In the past, tourists were able to stay in a yurt overnight. Unfortunately, recent security measures now restrict overnight stays in the yurts of Karakul Lake. You can only stay here for a few hours, and then carry on to Tashkurgan to spend the night.
There’s plenty of things to do at Karakul Lake though, by yourself or by engaging the services of enterprising Kyrgyz locals.
Hike along the shores of the lake
Karakul Lake is not too large, and makes for an enjoyable 3-4 hour hike around its rocky shores. The surroundings is pretty exposed though, so bring along a waterproof jacket and plenty of water. On the opposite side of the lake, there really isn’t any easy way to return to the start, except to complete the loop.
Ride a horse around the lake
The local Kyrgyz offer slightly pricy horse rides to tourists. It’s an experience though, and set in spectacular scenery. You’ll also be in the good hands of skilled horsemen, many of whom are descended from the fearsome nomadic warriors of the Mongolian steppes. It ain’t a pony ride in a laidback farm, that’s for sure.
Explore the lake on the back of a motorbike
You don’t actually ride up to the peak of Mount Muztagh, actually. But enterprising locals offer motorbike rides around the lake, which may be thrilling alternative to horse rides.
Visit a Kyrgyz yurt and stop for some tea and a meal
The Kyrgyz are really friendly and welcoming. Your driver or guide can easily introduce you to a family, who will welcome you into their yurt. The host will offer you salted milk tea and some nan bread, as you sit and warm yourself by a small stove. For a small fee, the host will also prepare a steaming bowl of laghman noodles, which is probably good for a midday meal. There’s still a few more hours to go on the road to Tashkurgan!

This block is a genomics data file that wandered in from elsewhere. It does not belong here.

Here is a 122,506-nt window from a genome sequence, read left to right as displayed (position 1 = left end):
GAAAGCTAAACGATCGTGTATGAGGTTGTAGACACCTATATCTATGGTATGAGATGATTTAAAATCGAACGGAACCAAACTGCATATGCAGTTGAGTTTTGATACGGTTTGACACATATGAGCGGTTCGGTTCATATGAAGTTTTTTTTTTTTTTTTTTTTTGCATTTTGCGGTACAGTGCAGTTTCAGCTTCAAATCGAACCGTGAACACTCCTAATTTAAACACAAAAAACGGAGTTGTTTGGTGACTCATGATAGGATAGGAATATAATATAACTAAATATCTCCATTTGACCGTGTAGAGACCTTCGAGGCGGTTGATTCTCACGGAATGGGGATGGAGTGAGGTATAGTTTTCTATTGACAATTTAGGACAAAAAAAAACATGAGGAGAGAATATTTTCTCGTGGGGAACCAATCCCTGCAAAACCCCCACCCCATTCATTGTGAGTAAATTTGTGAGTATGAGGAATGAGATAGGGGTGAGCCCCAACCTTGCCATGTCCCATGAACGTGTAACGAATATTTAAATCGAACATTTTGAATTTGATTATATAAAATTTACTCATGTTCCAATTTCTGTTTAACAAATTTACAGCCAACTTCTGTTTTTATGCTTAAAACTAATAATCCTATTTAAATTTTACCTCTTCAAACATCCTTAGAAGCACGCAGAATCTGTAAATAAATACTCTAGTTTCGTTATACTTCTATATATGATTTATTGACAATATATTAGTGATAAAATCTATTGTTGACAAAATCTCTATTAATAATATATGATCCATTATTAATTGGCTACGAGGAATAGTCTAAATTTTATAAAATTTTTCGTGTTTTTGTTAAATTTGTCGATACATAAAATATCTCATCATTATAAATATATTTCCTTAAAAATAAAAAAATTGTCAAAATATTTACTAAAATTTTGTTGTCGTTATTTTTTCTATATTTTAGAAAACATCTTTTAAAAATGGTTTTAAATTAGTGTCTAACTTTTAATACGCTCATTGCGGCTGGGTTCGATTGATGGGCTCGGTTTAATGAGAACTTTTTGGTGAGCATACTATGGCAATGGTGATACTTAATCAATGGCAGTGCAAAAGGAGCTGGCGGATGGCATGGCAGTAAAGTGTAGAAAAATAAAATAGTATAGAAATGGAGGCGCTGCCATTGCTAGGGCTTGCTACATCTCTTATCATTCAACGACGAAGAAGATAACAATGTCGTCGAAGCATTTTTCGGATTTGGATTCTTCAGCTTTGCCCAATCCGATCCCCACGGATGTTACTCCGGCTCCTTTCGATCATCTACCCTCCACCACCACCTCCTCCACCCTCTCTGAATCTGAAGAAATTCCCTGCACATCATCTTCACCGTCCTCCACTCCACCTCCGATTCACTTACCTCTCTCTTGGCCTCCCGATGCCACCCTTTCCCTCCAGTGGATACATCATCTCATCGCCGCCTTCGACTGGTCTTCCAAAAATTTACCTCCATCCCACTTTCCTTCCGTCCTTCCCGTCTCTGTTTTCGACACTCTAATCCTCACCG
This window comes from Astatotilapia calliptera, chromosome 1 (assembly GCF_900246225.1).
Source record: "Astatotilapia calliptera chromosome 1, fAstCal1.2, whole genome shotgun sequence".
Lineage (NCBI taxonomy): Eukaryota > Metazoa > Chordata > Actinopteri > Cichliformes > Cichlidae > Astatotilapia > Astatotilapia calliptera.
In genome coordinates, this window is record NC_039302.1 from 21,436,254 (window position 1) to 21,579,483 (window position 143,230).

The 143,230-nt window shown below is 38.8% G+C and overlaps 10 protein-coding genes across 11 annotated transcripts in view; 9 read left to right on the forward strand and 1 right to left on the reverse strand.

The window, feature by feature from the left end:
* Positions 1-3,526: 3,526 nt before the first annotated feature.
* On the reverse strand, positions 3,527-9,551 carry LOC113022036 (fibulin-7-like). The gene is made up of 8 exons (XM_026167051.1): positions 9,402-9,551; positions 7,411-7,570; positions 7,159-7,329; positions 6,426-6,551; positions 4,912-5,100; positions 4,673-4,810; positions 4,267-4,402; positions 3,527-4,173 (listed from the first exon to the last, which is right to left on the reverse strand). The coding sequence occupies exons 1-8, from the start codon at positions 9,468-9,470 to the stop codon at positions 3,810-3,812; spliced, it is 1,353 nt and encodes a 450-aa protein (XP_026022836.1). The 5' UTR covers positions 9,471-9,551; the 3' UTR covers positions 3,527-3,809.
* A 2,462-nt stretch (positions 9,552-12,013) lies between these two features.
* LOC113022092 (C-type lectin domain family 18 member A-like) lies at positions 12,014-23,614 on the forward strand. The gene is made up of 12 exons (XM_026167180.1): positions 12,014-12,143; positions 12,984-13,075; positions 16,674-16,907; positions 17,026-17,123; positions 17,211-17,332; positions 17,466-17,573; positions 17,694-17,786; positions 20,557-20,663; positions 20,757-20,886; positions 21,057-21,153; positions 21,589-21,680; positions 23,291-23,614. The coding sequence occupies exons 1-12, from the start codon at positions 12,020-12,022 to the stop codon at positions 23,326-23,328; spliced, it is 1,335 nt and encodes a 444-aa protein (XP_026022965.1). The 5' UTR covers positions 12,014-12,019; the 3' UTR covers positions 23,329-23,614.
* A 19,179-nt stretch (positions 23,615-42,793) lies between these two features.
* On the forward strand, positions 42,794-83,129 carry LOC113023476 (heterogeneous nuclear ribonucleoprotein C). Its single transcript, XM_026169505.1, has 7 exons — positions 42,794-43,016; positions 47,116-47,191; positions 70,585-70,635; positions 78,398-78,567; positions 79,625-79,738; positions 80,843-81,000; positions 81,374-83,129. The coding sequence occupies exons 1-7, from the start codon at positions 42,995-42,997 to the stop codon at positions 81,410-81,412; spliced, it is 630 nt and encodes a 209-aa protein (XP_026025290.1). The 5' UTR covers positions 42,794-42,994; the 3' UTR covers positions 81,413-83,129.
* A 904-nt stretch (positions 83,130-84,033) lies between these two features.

Marvel at the vast expanse of the Taheman Grasslands (塔合曼)
Just less than an hour away from Tashkurgan, you’ll pass by the Taheman Grasslands. This is yet another unmissable scenic highlight along the Karakoram Highway. There’s a lookout point with a small parking area, which is good to get out and stretch for a bit.
Look out from the elevated vantage point, and admire the huge grassland unfolding into the distance. On a good day, you might be lucky to see herders bringing their horses to graze here!
Explore the town of Tashkurgan (塔什库尔干)
You’ll finally reach Tashkurgan after a full day’s drive, probably by late afternoon. While it’s too late to visit the main sights, you can check out the local restaurants and shops.
On first look, this town might look like a desolate frontier Soviet town. Wide roads are devoid of pedestrians, and a central monument stands in the middle of a roundabout. But head further past the town ‘center’, and you’ll come to busy restaurants where the locals gather over a hearty meal.
There doesn’t seem to be a supermarket in Tashkurgan though, so your best bet is the many general provision stores found at every other intersection. While this is a Tajik town, many pioneering Han Chinese have started businesses far from their hometowns in the eastern part of China. If you’re looking for a beer or Chinese wine, you’ll find them in these Chinese-run stores.
Climbing up to the stone fortress of Tashkurgan